Originally posted on LES LIGNES DU MONDE:
On n’est pas le même partout. L’équilibre entre 2 villes ; deux pôles ; et ce qui les relie : un fil de la vierge léger léger : le trajet en train. Il y a longtemps que cette vieille édition rose de 1994 (achetée sur conseil : “tu aimes le train, c’est un roman à lire dans le train, d’autant que tu prends souvent cette ligne” (fut un temps avec arrêt à Firenze, ville non mentionnée il me semble dans le roman)) passe d’étagère en étagère. Donc près de 20 ans après – laissé mûrir le livre, commencé une fois à l’époque, prêté plusieurs fois depuis – la litanie des gares, l’aller pour Rome.
car s’il est maintenant certain que vous n’aimez véritablement Cécile que dans la mesure où elle est pour vous le visage de Rome, sa voix et son invitation, que vous ne l’aimez pas sans Rome et…
View original 440 more words
cities@manchester on Manchester, the original shock city
Originally posted on cities@manchester:
by Brian Rosa, PhD candidate in Geography
Manchester is a city of superlatives: it was the prototypical “shock city” of the Industrial Revolution, Friedrich Engels and Karl Marx’s model for everything that was abhorrent in the industrial capitalist city, and one of the birthplaces of the labor and women’s suffrage movements. In its heyday, Manchester was depicted in literature of Engels, Alexis de Toqueville and later the paintings of L.S. Lowry, as an uninterrupted, chaotic anti-landscape of chimneys and smoke, strewn across a featureless topography. Its unprecedented configuration invoked equal parts awe and dread, moral panic, and tempestuous visions of the future. In 1833, Toqueville described the crowded conditions, poorly constructed housing, hulking factories, and environmental degradation of Manchester: “From the foul drain the great stream of human industry flows out to fertilize the whole world. From this filthy sewer pure gold…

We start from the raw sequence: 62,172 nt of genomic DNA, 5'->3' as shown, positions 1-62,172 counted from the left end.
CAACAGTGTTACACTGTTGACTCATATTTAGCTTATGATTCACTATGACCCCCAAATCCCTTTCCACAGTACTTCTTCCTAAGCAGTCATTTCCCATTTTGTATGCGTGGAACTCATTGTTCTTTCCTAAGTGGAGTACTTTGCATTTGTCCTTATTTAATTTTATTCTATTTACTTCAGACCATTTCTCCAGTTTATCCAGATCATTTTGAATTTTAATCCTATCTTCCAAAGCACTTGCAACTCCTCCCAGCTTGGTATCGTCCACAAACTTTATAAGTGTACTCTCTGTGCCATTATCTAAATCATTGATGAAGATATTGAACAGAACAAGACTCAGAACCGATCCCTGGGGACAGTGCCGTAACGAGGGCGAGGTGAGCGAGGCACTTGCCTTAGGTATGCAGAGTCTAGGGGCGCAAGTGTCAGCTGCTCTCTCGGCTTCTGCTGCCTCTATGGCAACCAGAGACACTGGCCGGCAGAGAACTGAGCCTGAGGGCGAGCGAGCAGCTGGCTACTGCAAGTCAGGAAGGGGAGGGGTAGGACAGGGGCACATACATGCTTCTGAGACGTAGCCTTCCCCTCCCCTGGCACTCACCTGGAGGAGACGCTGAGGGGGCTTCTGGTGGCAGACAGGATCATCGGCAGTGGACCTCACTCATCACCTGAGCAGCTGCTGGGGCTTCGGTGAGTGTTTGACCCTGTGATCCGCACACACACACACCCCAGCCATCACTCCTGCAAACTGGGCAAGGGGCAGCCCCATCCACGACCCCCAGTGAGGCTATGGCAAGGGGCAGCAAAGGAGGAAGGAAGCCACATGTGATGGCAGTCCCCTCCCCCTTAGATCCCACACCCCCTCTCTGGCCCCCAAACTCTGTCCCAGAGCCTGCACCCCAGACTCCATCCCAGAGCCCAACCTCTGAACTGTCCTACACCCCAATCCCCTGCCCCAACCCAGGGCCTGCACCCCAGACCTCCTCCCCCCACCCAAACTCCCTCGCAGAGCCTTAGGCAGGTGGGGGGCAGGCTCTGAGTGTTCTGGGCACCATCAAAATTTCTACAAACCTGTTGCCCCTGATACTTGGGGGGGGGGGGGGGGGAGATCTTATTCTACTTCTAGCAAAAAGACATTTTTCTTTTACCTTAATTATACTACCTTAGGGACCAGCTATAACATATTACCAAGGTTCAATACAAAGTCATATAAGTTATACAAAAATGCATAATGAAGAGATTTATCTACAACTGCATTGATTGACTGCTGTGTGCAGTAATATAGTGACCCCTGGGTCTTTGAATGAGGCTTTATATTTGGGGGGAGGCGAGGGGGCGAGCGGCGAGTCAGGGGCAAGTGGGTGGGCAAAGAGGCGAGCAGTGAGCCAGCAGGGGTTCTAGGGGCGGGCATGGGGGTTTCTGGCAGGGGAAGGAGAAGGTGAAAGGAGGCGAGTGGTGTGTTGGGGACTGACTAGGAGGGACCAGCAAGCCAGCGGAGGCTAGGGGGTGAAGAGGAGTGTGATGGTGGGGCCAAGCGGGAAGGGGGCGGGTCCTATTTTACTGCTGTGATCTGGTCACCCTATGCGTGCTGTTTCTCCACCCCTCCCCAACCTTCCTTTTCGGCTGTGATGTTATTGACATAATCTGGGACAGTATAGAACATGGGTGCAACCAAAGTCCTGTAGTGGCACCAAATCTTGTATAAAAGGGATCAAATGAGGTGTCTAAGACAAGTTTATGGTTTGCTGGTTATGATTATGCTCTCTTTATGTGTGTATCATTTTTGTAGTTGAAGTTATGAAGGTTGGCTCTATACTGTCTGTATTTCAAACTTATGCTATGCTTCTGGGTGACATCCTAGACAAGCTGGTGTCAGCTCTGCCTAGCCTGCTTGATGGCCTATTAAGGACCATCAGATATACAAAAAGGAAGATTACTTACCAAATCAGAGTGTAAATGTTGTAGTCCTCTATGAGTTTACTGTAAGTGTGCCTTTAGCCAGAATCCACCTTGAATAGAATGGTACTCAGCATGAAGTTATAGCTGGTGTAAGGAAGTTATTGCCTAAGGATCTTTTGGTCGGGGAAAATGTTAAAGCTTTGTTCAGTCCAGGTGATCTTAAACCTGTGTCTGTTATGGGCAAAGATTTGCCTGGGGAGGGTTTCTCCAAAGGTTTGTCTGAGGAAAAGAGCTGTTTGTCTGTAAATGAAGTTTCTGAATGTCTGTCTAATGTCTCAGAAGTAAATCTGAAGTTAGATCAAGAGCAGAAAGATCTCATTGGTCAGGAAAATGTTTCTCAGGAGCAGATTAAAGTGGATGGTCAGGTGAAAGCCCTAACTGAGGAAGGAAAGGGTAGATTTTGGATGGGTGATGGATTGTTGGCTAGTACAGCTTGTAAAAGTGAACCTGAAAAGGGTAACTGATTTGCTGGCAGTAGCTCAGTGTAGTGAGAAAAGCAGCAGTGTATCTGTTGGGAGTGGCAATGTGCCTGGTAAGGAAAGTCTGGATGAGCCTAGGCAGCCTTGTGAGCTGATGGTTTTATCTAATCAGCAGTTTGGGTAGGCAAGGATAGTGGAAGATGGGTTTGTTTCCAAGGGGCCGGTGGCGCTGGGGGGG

View original 1,093 more words
Originally posted on LES LIGNES DU MONDE:
Comme je me renseigne sur Alechinsky, sa vie son œuvre, je finis par trouver des dessins sur plans – de Paris (ça me revient : “tu sais Alechinsky, il a utilisé des cartes comme support, ça devrait t’intéresser”). Je sélectionne ici les arrondissements que je connais mieux.
L’arrondissement de ma naissance.
L’arrondissement du Lycée.
L’arrondissement de l’université.
Je trouve aussi ces impressions de Cherbourg. Petit résumé en 7 vignettes.